Date of Award


Document Type


Degree Name

Doctor of Education (EdD)


Executive Leadership

First Supervisor

C. Michael Robinson

Second Supervisor

Julie A. White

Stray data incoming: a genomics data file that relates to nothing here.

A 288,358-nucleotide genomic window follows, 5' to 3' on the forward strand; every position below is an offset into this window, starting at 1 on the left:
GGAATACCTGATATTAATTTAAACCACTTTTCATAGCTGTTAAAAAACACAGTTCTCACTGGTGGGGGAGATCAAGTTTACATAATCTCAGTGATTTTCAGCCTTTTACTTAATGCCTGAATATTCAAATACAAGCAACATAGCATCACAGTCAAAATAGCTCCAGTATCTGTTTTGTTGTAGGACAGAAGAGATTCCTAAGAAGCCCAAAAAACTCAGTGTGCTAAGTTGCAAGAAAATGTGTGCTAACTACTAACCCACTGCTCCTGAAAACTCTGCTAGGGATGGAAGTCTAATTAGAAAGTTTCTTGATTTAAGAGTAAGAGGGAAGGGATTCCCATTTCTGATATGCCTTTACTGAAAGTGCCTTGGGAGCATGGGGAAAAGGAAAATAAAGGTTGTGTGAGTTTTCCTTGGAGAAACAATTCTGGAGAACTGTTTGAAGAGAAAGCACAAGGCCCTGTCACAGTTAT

This study explored if there is a statistically significant positive correlation between racial-ethnic identity, family socialization, and student engagement for Latino youth attending select New York City independent schools. Independent schools prepare students well for academic success however; national trends show Latino students are at risk of academic disengagement. Racial-ethnic self-schemas that focus on connectedness, awareness of racism, and embedded achievement serve as a protective buffer for Latino youth who face academic barriers. Racial-ethnic identity that is supported by family socialization is also associated with an increase in youths’ academic self-efficacy. The purpose of this study was to explore how Latino youth attending select New York City independent schools described their racial-ethnic identity, are socialized by the family, and are academically engaged. This study included 52 students in seventh, eighth, or ninth grade attending one of 14 New York City independent schools. Students completed surveys that include both open-ended qualitative questions with close-ended quantitative questions. Their teachers completed a student engagement measure using a Likert-scale. A quantitative software program compiled the data. Students describe their identity with connectedness, with an awareness of racism, and with embedded achievement. Participants identify overt forms of family socialization more often than covert forms of socialization, although both forms are high. Students are highly engaged in the classroom on both the emotional and behavioral levels. Recommendations include support groups for Latino students and transition programs for middle school students entering high school.

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